10 ways to have an old-fashioned Christmas on a budget

posted by in Budgeting

Old-fashioned Christmas

Old-fashioned Christmas?

In my youth, my Dad used to tell me about Christmas in his day. He’d tell me that all he got was an apple and an orange and if he was lucky a piece of coal to help warm the hearth.

I later checked with my grandparents about this, and they told me my Dad was a blatant liar – but that in their youth they were lucky to get an old carrot in a stocking and that a piece of coal was luxury beyond comprehension!

Despite my Christmas discussion with relatives sounding like something from a Monty Python sketch, it’s very true that Christmas has changed through the years and adults as well as children now expect it to be a time of lavish gifts, expensive food and costly booze.

Christmas budgeting tips from the World Wide Web

So while we’re donning our Xmas jumpers in the office we’re also searching the web for Christmas budgeting tips because we believe you can still have a great Crimbo even if you don’t necessarily have loads of money to spend.

If you want a brilliant Christmas but don’t want to break the bank, read these articles for easy hints and tips on how to enjoy the festive season without having a debt hangover come January 1st.

If you’re like my Dad or my late grandparents you might remember Christmas being a little more austere than it is today.

Are things too commercialised now? Has the marketing of Christmas destroyed the true meaning? Leave us a comment below and let us know what you think.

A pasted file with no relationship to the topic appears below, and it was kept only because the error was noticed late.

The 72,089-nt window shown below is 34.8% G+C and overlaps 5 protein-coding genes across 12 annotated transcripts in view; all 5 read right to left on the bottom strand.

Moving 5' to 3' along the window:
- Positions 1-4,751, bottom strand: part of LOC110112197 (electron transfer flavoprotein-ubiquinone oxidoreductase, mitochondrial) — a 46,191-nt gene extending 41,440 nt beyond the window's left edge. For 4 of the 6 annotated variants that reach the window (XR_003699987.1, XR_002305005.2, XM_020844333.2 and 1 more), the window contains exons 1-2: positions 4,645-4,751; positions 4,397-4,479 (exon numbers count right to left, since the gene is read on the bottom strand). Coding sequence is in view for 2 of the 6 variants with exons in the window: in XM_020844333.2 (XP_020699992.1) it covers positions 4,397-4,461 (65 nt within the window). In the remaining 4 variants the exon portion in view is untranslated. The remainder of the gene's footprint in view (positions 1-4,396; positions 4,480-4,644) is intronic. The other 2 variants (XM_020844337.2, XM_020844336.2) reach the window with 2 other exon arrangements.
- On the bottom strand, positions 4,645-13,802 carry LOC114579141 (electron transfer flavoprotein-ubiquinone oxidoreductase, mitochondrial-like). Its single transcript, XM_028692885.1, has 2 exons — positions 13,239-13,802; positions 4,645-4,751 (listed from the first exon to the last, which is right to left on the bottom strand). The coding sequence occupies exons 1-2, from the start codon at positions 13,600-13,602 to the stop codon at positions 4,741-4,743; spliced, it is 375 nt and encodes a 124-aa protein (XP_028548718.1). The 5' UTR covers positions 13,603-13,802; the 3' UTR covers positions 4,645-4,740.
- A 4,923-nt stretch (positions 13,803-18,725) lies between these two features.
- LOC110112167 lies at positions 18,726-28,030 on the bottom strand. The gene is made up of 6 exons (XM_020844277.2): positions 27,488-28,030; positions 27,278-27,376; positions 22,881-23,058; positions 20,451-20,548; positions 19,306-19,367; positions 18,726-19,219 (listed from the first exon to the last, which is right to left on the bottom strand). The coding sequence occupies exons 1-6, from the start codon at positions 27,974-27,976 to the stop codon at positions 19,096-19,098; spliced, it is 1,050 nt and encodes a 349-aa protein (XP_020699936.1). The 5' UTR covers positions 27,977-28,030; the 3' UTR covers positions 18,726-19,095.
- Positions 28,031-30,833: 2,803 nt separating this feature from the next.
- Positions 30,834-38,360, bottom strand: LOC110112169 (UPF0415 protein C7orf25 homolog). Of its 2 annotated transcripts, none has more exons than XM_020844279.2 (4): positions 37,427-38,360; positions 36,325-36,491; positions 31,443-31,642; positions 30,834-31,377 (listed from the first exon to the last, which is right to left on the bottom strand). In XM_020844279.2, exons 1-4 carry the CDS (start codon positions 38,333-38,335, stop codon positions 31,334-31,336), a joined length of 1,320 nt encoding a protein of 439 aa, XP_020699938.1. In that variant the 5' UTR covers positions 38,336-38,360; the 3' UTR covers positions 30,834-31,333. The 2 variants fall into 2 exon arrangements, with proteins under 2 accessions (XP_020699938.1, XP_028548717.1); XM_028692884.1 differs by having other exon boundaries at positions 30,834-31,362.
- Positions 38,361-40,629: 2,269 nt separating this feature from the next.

Matthew worked as an IVA drafter prior to working in social media. In a former life he wrote scripts for Eastenders, Emmerdale and Hollyoaks. He has 3 chickens, 2 dogs and a rabbit.

Written by

Tags Budgeting
  • juicy1lucym

    I’ve made some major changes since having my DMP.

    1) Don’t buy for relatives you never see just because you will bump into them over xmas.

    2) Just because Xmas is for kids, doesn’t mean you have to buy for every kid you know even if you don’t see them all year.

    3) buy what you can in the January sales – cards/wrapping paper, etc

    4) Write down everyone you buy for and set a realistic amount you can afford for each person.

    5) From January, put money aside each month/week so you have something to start shopping with. Start your shopping in the summertime to spread the cost – buy one present a week and it will soon make a difference

    • Darren Kerby

      I agree with Claire. Really good tips, Lucy. Maybe you should be writing the articles around here! 🙂

  • Darren Kerby

    I totally agree. It looks like it’s saying “We haven’t got any suggestions of our own but we’ve Googled a few search terms and come up with the following results”. Do these article writers actually get paid? If so, there’s a solution to help people on DMPs get extra income because I’m pretty sure a lot of people can write a better article than this.

    read these articles for easy hints and tips
    read these articles for easy hints and tips
    read these articles for easy hints and tips

  • Pingback: Christmas post 9 - The 40 best places to go for cash-saving Xmas tips()